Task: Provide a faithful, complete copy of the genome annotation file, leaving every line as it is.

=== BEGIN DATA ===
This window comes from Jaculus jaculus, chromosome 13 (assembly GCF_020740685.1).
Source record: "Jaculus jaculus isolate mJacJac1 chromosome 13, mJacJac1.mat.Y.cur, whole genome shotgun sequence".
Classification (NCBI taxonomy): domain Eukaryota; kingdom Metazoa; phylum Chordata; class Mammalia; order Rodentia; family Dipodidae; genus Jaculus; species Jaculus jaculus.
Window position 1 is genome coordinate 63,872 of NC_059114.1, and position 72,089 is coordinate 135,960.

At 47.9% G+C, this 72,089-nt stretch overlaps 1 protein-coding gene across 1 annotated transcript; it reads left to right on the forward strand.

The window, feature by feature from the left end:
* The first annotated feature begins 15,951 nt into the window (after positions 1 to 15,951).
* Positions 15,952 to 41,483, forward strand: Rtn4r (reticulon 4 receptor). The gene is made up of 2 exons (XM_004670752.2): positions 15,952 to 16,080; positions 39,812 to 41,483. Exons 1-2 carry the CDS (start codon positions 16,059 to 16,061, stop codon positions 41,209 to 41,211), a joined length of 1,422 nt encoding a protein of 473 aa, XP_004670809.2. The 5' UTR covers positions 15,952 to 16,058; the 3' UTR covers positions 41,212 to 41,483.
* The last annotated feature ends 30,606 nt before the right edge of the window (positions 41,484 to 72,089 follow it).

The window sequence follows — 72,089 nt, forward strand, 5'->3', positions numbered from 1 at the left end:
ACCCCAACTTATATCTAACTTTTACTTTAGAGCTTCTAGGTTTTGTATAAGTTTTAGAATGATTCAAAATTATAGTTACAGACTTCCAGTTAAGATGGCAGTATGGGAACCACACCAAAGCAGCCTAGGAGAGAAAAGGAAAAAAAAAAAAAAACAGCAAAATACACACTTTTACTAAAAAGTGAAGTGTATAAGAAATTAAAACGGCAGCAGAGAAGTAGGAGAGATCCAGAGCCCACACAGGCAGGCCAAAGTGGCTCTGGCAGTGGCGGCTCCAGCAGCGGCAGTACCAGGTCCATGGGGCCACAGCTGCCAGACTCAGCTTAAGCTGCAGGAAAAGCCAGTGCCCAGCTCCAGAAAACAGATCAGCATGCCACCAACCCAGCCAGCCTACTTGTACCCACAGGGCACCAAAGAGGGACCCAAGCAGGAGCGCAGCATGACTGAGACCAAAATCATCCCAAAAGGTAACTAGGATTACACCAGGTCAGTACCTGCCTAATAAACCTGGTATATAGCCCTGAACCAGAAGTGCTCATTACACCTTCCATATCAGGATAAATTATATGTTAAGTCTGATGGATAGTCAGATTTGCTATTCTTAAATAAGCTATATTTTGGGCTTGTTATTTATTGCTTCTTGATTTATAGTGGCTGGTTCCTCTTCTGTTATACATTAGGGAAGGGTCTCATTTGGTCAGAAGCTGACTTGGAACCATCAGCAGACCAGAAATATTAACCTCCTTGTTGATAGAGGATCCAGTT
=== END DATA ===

This window comes from Jaculus jaculus, chromosome 13 (assembly GCF_020740685.1).
Source record: "Jaculus jaculus isolate mJacJac1 chromosome 13, mJacJac1.mat.Y.cur, whole genome shotgun sequence".
Classification (NCBI taxonomy): domain Eukaryota; kingdom Metazoa; phylum Chordata; class Mammalia; order Rodentia; family Dipodidae; genus Jaculus; species Jaculus jaculus.
Window position 1 is genome coordinate 63,872 of NC_059114.1, and position 72,089 is coordinate 135,960.

At 47.9% G+C, this 72,089-nt stretch overlaps 1 protein-coding gene across 1 annotated transcript; it reads left to right on the forward strand.

The window, feature by feature from the left end:
* The first annotated feature begins 15,951 nt into the window (after positions 1 to 15,951).
* Positions 15,952 to 41,483, forward strand: Rtn4r (reticulon 4 receptor). The gene is made up of 2 exons (XM_004670752.2): positions 15,952 to 16,080; positions 39,812 to 41,483. Exons 1-2 carry the CDS (start codon positions 16,059 to 16,061, stop codon positions 41,209 to 41,211), a joined length of 1,422 nt encoding a protein of 473 aa, XP_004670809.2. The 5' UTR covers positions 15,952 to 16,058; the 3' UTR covers positions 41,212 to 41,483.
* The last annotated feature ends 30,606 nt before the right edge of the window (positions 41,484 to 72,089 follow it).

The window sequence follows — 72,089 nt, forward strand, 5'->3', positions numbered from 1 at the left end:
ACCCCAACTTATATCTAACTTTTACTTTAGAGCTTCTAGGTTTTGTATAAGTTTTAGAATGATTCAAAATTATAGTTACAGACTTCCAGTTAAGATGGCAGTATGGGAACCACACCAAAGCAGCCTAGGAGAGAAAAGGAAAAAAAAAAAAAAACAGCAAAATACACACTTTTACTAAAAAGTGAAGTGTATAAGAAATTAAAACGGCAGCAGAGAAGTAGGAGAGATCCAGAGCCCACACAGGCAGGCCAAAGTGGCTCTGGCAGTGGCGGCTCCAGCAGCGGCAGTACCAGGTCCATGGGGCCACAGCTGCCAGACTCAGCTTAAGCTGCAGGAAAAGCCAGTGCCCAGCTCCAGAAAACAGATCAGCATGCCACCAACCCAGCCAGCCTACTTGTACCCACAGGGCACCAAAGAGGGACCCAAGCAGGAGCGCAGCATGACTGAGACCAAAATCATCCCAAAAGGTAACTAGGATTACACCAGGTCAGTACCTGCCTAATAAACCTGGTATATAGCCCTGAACCAGAAGTGCTCATTACACCTTCCATATCAGGATAAATTATATGTTAAGTCTGATGGATAGTCAGATTTGCTATTCTTAAATAAGCTATATTTTGGGCTTGTTATTTATTGCTTCTTGATTTATAGTGGCTGGTTCCTCTTCTGTTATACATTAGGGAAGGGTCTCATTTGGTCAGAAGCTGACTTGGAACCATCAGCAGACCAGAAATATTAACCTCCTTGTTGATAGAGGATCCAGTT